Meaning rather than focusing on providing solutions to short-term symptoms, therapists need to be focusing on long-term change which requires deep-rooted emotional work.

Unfortunately, clients are often never getting to this place in their treatment because therapists fail to follow a consistent guided framework. Instead of following a proven and consistent framework for treatment, the therapist is going "off script" to treat problems that they feel are the most significant.

What the therapist tends to deem "significant" are simply the symptoms or problems that are most visible. But these surface-level symptoms are rarely ever the root problem, but rather just a manifestation of that problem.

3. The power of the therapist is too high.

Findings from Janusz et al (2021) discuss how the therapist will often take on a judge's role during a couple's session. This eventually leads to the therapist taking a side rather than having the ability to mediate and solve problems.

The term for this is known as a “split alliance”, meaning that once one partner gets the therapist to side with them, it leads to dysfunction within the session, and eventually, the couple will end up dropping out of treatment.

4. There is no set definition of intimacy or how to approach it.

Rober et al (2015) discussed the complexity of couples therapy and the many variables/challenges that need to be implemented for healing to take place. Their research cites the need for being able to emotionally hold space, set boundaries, and distinguish between individual and couple’s issues, All of this must happen while being able to push the session forward.

The problem is there is no clear and set direction of how or where the direction of intimacy is.

5. Therapists often overvalue the progress of the couple.

The work of Owen et al (2019) found therapists often focus on reducing negative communication with couples. When they did, it would be treated as a huge success. Their research went on to show that the reduction of negative communication with couples actually leads to greater emotional disconnection because the root of their problems was not properly addressed.

This again goes back to the problem of therapists tending to focus on the most visible symptoms, rather than on the source of those symptoms. Because the therapist sees the couple communicate more effectively and argue less, they'd think it their treatment was working. But in reality, the couple's issues were still right there under the surface, they had simply become more adept at hiding it.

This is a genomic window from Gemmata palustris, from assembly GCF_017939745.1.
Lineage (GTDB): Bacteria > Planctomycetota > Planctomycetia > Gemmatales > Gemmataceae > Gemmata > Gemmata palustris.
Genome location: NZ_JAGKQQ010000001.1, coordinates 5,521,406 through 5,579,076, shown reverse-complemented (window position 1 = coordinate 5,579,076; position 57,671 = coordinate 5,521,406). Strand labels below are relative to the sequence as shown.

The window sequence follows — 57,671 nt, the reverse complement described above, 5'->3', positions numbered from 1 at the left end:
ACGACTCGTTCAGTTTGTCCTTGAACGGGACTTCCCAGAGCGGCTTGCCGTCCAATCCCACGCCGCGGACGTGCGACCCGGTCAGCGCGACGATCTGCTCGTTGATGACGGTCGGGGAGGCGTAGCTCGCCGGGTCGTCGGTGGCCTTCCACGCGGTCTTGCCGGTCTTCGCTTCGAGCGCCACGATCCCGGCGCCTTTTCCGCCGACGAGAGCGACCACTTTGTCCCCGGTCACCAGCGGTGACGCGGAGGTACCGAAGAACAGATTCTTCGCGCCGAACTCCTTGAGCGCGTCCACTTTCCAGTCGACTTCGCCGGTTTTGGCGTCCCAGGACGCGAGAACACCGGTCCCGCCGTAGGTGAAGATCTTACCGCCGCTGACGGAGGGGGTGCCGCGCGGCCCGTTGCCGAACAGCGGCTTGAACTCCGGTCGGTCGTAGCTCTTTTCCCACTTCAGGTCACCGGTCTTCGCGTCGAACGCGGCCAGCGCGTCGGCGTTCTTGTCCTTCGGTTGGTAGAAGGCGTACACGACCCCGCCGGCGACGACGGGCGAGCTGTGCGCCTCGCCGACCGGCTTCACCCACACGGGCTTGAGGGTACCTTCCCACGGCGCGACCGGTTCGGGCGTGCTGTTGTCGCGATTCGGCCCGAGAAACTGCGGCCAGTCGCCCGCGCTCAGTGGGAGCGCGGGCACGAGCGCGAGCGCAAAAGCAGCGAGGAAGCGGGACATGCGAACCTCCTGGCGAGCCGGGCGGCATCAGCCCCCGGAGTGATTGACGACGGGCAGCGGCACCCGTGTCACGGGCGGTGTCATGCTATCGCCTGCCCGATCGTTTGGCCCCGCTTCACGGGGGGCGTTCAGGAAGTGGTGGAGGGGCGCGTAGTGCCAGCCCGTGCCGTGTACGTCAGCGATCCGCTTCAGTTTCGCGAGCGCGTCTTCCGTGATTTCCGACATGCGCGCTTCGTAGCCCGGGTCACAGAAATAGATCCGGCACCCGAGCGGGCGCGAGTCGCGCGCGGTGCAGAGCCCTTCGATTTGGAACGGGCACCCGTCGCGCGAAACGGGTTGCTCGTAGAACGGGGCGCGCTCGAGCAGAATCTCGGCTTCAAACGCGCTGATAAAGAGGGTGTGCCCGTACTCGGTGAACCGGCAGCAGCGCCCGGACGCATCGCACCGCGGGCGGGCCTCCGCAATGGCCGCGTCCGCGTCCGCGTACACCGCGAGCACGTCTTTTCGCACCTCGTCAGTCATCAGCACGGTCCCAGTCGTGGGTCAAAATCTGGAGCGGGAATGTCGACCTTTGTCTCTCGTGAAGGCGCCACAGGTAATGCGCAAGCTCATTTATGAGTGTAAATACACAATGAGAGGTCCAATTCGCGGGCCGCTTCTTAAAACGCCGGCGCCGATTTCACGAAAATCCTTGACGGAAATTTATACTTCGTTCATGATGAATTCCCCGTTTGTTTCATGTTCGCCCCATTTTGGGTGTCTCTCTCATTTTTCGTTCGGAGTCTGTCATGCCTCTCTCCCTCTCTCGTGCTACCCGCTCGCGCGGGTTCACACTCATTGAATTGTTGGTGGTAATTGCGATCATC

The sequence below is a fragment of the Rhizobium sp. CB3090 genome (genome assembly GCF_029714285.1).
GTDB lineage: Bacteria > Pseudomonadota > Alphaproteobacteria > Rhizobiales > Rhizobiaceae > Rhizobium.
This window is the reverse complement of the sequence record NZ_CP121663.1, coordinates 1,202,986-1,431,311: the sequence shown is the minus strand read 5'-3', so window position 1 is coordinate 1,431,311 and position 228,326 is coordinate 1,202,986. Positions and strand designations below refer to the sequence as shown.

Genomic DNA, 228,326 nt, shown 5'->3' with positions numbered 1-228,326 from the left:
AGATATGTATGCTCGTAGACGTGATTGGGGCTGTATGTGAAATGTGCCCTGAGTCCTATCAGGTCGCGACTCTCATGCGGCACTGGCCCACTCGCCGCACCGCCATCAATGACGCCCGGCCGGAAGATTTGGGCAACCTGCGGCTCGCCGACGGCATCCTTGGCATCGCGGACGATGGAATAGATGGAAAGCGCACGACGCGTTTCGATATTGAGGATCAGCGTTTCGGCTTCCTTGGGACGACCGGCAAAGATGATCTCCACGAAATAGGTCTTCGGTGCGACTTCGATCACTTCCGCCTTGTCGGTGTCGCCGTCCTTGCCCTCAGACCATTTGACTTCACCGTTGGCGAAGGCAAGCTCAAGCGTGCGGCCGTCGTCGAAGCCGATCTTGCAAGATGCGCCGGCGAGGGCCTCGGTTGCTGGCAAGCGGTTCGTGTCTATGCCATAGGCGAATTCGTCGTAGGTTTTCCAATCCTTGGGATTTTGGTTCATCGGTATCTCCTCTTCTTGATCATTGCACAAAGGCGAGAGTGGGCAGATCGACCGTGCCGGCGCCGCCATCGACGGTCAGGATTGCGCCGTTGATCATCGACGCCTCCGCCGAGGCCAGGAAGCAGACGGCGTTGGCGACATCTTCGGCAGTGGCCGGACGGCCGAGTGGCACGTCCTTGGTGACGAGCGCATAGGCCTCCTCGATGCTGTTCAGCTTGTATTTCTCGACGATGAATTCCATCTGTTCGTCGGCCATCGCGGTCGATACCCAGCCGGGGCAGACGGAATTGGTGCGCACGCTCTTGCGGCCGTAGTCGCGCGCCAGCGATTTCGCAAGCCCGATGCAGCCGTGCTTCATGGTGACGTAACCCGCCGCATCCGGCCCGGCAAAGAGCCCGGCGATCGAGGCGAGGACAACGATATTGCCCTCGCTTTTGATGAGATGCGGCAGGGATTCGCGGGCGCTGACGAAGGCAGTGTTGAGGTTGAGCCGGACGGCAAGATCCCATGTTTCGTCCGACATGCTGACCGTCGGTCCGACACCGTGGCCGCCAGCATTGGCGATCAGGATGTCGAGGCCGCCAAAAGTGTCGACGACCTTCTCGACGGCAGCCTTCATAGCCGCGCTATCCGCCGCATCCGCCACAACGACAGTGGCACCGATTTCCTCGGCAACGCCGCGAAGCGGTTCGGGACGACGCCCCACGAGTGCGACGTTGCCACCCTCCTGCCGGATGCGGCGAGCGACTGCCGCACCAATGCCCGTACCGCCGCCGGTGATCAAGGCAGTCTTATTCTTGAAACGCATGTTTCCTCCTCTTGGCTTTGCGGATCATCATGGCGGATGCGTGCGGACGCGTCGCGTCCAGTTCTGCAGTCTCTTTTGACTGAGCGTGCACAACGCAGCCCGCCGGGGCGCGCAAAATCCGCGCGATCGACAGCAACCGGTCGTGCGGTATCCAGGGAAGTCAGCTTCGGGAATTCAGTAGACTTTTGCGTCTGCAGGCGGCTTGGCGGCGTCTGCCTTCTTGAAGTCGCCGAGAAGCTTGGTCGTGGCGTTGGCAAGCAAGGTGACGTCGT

Now let's talk about client-side issues that prevent treatment from being effective.

Treatment Barriers on Behalf of the Client

1. Couple’s treatment does not address Attachment issues.

Siegel (2020) discussed the concept of predictive processing, which basically means that your attachments or baseline behaviors as a child determines your construct of love when you become an adult. According to Mcnelis and Segrin (2019), their research found a 92% correlation between divorce and the insecure attachments that come out during a marriage.

Translation, your past dictates a lot of what you do in your current relationships, and they need to be addressed. Most often times, the individual will blame their partner for not meeting their emotional needs, when in truth that perceived emotional need is a wound that their partner cannot solve. It is a childhood wound that they are asking their adult partner to solve for them! Let that sink in. This is why individuals will often cycle through relationships over and over because they are incorrectly labeling their childhood wound as an adult emotional relationship void.

2. Couple’s treatment does not address trauma issues that each partner has.

Hubbard and Harris (2020) found that many in relationships suffer from trauma or severe mental health issues, and the likelihood of having it addressed properly within a couple’s relationship is often not done. This means that in treatment, the couples’ issues and the individual partner’s issues are all treated separately, when in truth, all of it is connected to one another.